Lemme credits the cast of dancers with both movement development and performance in the program. Each dance artist had spotlight moments of excellence. Keilan Stafford shone in their dynamic conviction through gestures. Alexandra Rix brought a postmodern sensibility of weight that was earthy and unshakable. Rebecca Lemme showcased her character and quirk on top of liquid strength. Meg Madorin brought technical malleability and emotional vulnerability in her partnering and solo work. Finally, Danzel Thompson-Stout’s appreciation for Africanist aesthetics was prevalent in his rhythmic footwork and intrinsic flow. 

(L-R) Rebecca Lemme, Keilan Stafford, Danzel Thompson-Stout, Alex Rix, and Meg Madorinin in DISplay by Acts of Matter at Stomping Ground. Photo by Maya Umemoto Gorman.

Together they formed group shapes and chain reactions between their connected bodies. They bound their energy in connected formations before unleashing it in all directions like the Big Bang. There were also quiet moments of interpersonal intimacy, evoking softness as they cradled each other. In quirkier moments the dancers played with displays of affection through playful kissy faces while desperately leaning toward their fellow dancer. The absurdist moments such as this fit the title DISplay. With an emphasis on the DIS, words bubbled up in association: DISappearing play, DISordered play, DIStorted play. 

Due to the enigmatic nature of the show, the evening of dance lacked a strong resolution. This happens frequently when there was no clear exposition of a conflict to be resolved. The performance unraveled like a ball of yarn gradually and consistently through to the end. Each moment tumbled into the next, sometimes in ways that I didn’t catch having become hypnotized by a captivating detail of a dancer’s performance. The piece washed over the audience in a way that was immersive. We experienced the highs and lows of the dancers without knowing where they came from or where they went to. But, while they were present, it was real. Tangible. Important. And then, it dissolved. The piece closed with dancers exiting the space, arms held outward palms up in a mix of awe, reflection, and supplication.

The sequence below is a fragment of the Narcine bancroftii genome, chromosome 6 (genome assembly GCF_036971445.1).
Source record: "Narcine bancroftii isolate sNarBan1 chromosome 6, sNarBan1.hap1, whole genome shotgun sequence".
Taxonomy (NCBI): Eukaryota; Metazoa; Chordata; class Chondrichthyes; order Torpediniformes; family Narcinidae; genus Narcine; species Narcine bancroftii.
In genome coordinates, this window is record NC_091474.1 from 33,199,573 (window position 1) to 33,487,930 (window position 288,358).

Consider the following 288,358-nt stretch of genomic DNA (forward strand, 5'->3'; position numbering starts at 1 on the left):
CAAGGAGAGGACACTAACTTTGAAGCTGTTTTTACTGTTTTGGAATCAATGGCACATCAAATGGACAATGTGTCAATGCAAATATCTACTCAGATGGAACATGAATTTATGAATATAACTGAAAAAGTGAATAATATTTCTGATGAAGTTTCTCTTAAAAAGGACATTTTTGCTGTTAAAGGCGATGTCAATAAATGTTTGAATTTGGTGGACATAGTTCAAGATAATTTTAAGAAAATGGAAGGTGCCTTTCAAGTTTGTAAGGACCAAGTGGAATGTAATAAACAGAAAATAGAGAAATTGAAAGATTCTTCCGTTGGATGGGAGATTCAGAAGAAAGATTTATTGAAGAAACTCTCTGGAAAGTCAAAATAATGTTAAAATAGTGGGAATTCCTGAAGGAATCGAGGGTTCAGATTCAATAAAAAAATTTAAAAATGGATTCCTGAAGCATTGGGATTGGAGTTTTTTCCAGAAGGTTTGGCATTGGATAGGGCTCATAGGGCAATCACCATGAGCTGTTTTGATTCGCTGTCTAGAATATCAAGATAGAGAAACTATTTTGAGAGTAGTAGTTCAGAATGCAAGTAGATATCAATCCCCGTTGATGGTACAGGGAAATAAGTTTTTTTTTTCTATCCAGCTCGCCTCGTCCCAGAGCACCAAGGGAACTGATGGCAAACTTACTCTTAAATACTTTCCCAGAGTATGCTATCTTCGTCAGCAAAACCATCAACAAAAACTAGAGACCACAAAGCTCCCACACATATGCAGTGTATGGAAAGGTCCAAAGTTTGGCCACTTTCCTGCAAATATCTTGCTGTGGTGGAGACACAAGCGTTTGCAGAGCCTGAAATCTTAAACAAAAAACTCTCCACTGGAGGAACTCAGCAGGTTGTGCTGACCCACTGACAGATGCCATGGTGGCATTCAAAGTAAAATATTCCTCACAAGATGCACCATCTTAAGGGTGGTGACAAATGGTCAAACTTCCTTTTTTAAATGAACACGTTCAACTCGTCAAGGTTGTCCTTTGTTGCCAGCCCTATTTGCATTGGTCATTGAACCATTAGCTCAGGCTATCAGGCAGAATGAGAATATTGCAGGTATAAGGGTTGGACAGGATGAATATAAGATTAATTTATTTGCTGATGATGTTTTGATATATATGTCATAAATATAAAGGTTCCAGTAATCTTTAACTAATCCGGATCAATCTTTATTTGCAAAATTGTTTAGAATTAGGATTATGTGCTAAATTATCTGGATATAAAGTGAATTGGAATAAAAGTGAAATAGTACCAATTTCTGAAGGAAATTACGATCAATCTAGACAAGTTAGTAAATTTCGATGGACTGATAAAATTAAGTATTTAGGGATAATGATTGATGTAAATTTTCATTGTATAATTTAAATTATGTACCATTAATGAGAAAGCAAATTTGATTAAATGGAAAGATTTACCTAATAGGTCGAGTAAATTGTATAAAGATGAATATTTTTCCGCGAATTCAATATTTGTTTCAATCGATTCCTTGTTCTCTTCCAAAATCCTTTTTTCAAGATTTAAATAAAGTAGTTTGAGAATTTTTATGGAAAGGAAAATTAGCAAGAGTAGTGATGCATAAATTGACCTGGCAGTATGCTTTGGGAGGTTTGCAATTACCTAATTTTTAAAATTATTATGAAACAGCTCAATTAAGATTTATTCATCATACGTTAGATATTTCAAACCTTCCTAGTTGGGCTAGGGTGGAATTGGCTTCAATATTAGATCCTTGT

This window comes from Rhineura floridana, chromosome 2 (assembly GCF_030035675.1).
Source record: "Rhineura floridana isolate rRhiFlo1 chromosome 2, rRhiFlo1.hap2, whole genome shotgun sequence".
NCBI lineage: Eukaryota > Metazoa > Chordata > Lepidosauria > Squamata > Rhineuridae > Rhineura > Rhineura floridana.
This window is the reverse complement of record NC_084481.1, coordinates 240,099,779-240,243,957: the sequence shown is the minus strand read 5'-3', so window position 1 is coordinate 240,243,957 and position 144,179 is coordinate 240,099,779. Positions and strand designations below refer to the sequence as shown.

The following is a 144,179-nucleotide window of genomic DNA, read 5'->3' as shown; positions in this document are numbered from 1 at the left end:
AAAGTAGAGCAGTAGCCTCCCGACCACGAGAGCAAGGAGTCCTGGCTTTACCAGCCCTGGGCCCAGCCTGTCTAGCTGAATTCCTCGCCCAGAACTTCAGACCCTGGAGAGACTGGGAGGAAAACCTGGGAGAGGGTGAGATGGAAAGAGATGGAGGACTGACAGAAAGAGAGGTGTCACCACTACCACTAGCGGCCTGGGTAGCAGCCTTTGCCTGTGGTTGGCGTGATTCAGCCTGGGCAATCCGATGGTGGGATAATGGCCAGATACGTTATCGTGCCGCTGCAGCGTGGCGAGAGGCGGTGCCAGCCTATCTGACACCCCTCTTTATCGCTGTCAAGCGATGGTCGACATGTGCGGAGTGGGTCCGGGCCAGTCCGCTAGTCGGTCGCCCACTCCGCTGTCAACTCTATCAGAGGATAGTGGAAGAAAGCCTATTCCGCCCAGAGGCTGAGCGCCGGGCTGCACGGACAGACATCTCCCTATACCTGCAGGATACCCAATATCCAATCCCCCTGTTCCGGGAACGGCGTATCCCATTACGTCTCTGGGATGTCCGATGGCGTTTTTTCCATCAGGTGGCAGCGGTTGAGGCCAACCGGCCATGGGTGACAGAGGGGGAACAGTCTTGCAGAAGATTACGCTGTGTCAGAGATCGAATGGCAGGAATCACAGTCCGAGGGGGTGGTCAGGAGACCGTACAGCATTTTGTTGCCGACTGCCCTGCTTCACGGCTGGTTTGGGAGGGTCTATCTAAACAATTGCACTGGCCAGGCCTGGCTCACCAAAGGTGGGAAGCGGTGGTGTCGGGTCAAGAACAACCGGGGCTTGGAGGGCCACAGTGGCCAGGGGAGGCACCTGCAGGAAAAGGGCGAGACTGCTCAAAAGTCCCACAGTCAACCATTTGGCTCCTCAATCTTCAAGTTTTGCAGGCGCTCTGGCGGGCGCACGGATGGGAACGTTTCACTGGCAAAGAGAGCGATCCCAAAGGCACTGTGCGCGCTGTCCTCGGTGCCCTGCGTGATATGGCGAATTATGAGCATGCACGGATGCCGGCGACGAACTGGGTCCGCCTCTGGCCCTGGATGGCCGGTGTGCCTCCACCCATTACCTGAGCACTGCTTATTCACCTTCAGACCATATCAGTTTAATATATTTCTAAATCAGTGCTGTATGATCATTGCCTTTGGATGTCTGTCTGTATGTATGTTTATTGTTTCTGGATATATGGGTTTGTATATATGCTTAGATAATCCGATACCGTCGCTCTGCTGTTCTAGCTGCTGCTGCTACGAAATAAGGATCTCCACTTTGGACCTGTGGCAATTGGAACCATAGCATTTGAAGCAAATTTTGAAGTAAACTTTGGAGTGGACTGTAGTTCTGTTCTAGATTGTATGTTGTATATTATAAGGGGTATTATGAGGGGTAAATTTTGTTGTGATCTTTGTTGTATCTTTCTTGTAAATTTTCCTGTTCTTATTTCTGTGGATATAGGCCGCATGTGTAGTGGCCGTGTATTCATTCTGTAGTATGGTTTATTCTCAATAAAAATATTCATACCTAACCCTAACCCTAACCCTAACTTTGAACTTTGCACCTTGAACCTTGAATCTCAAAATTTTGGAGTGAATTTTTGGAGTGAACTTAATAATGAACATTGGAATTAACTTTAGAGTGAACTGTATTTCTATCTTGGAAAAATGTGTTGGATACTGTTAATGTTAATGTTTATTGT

Danzel Thompson-Stout in the final moments of DISplay by Acts of Matter at Stomping Ground. Photo by Maya Umemoto Gorman.

Overall, the show was a colorful night of body-minded movement. The saturated lighting design by Bryanna Brock heightened the disco dance floor vibe reflecting effectively off the white and black costumes in rich tones. The variety in color kept the night lively before ending with strong blues and purples in a quiet moment of contemplation. Music tracks by Panda Bear, Trentmøller, Sufjan Stevens, Bimbo Jet, Flock of Dimes, Michael Wall, and Nick Drake gave the night a familiar feel, further augmented by sound contributions from Derrick Parris and a live electric guitar composition by Qué Bárbaro’s Robert Amjärv. After the bows the evening ended with chatting and dancing underneath the disco balls suspended overhead–glittering, shining, reflecting the brilliance of the night and the gift of these dance artists.

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Categories: Stomping Ground